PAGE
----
Definition of Middle C
1. Noun. The note designated by the first ledger line below the treble staff; 261.63 hertz.
Definition of Middle C
1. Noun. (music) A specific musical note, particularly the note C4, at approximately 261.6 hertz, appearing at the middle of the alto staff and directly between the treble and bass staves. ¹
2. Noun. (music) The key on a piano or other keyboard instrument corresponding to this note. ¹
¹ Source: wiktionary.com
Middle C Pictures
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Lexicographical Neighbors of Middle C
Literary usage of Middle C
Below you will find example usage of this term as found in modern and/or classical literature:
1. The Monthly Review by Ralph Griffiths (1814)
"When two or more parts are wanted, two lines are used; and die bass-notes below middle C are printed in Italics. The bars are expressed by commas, or, ..."
2. The Christian Remembrancer by William Scott (1843)
"They are placed on the lines on which the note С (i,e. middle С), the note F, a fifth below middle C, and the note G, a fifth above middle C, ..."
3. Lectures on Metaphysics and Logic by William Hamilton (1860)
"For we predicate either [the extreme] A of [the middle] C, and [the middle] C of [the extreme] B ; or [the middle] C of both [extremes] ; or both [extremes] ..."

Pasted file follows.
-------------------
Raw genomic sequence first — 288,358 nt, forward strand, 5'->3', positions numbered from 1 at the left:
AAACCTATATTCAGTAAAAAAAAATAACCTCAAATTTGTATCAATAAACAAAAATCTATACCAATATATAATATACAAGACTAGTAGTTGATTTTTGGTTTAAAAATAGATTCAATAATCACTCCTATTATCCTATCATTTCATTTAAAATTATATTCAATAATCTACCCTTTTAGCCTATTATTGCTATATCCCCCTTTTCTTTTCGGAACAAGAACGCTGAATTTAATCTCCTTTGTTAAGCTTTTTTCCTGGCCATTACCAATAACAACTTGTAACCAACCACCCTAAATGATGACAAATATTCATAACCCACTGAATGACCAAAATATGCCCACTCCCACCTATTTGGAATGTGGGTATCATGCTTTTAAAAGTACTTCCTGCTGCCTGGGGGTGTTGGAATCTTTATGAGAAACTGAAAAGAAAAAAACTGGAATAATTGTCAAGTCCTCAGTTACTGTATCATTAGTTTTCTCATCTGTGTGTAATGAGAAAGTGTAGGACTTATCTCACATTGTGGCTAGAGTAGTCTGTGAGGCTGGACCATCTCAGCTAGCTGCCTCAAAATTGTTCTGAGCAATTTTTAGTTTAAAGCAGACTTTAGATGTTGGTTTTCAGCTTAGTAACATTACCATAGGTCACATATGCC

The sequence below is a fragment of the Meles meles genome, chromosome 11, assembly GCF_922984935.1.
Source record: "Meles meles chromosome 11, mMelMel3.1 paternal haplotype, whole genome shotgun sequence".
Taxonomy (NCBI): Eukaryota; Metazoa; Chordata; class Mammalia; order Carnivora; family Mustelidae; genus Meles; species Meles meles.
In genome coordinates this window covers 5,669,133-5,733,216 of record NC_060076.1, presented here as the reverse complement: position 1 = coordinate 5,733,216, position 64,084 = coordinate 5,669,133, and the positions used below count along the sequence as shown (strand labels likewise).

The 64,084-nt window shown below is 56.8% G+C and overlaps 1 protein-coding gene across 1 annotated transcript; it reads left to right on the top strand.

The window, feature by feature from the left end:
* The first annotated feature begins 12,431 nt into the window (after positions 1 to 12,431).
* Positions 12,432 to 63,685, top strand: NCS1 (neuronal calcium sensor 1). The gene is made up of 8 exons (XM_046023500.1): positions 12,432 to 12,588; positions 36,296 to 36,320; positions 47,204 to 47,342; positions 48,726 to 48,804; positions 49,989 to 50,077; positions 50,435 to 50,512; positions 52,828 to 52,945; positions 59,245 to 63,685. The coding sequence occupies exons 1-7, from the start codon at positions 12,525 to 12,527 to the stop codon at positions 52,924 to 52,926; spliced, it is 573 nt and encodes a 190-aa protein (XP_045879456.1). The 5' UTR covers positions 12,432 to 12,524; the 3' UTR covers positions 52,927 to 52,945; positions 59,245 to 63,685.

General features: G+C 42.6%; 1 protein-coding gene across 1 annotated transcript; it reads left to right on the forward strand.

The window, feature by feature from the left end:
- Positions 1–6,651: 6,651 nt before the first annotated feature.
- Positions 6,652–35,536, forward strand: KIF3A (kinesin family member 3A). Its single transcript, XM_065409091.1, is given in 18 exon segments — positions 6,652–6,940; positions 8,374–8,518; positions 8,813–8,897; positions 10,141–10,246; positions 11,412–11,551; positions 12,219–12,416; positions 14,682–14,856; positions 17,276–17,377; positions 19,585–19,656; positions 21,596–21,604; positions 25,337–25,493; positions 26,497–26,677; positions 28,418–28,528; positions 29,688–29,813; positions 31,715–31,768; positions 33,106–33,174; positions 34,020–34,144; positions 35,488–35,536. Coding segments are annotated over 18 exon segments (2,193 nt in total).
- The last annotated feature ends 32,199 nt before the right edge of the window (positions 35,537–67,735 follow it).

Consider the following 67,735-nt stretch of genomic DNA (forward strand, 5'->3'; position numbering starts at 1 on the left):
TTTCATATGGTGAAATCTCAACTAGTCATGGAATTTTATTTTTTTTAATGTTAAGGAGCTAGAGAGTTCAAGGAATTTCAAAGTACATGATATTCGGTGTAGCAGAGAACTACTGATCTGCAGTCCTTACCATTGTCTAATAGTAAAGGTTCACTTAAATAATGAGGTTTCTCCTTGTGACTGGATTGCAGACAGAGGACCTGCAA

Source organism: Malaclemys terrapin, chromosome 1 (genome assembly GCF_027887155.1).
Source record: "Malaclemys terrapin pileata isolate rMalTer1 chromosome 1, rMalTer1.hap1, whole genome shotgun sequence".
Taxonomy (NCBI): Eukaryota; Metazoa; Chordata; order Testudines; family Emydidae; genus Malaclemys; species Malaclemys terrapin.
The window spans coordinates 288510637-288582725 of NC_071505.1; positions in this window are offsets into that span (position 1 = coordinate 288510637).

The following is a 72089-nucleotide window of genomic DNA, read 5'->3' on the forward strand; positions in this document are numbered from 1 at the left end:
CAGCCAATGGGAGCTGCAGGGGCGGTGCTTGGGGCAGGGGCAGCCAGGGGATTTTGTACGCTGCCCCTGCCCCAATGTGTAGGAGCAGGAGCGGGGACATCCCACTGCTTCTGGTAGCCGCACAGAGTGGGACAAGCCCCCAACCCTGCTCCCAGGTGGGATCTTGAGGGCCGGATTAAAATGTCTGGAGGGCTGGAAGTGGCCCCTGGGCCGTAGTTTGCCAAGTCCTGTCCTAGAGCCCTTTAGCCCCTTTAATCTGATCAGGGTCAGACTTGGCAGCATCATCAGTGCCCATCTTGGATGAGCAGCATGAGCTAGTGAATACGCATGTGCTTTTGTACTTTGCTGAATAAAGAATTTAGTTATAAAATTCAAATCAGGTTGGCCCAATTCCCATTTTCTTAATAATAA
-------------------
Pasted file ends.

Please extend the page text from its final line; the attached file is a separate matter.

4. A First Course in Physics by Robert Andrews Millikan, Henry Gordon Gale (1906)
"Standard middle C forks made for physical laboratories all have the vibration number 256. The term "middle C" then means one of these vibration numbers, ..."
5. The Musical World (1853)
"I propose that the scale should be divided into two parts—grave and acute, that middle C should form the division, and become the standard note from which ..."
6. The Miscellaneous and Posthumous Works of Henry Thomas Buckle by Henry Thomas Buckle (1872)
"... from a naval classification made by King Alonzo in the middle c the thirteenth century," &c., &c. ..."
7. The Mentor (1893)
"Thus c^e means middle c and first line <r, but c^c^ means middle c and the fourth space ... Again, c^ g means g below, while ^4 £-5 means g above middle c. ..."
8. The Encyclopedia Americana: A Library of Universal Knowledge (1919)
"Tune middle C to desired pitch, then tune F — fifth below — sharp of C, ... Next tune G — fourth below middle C — flat of C, by one teat a second; ..."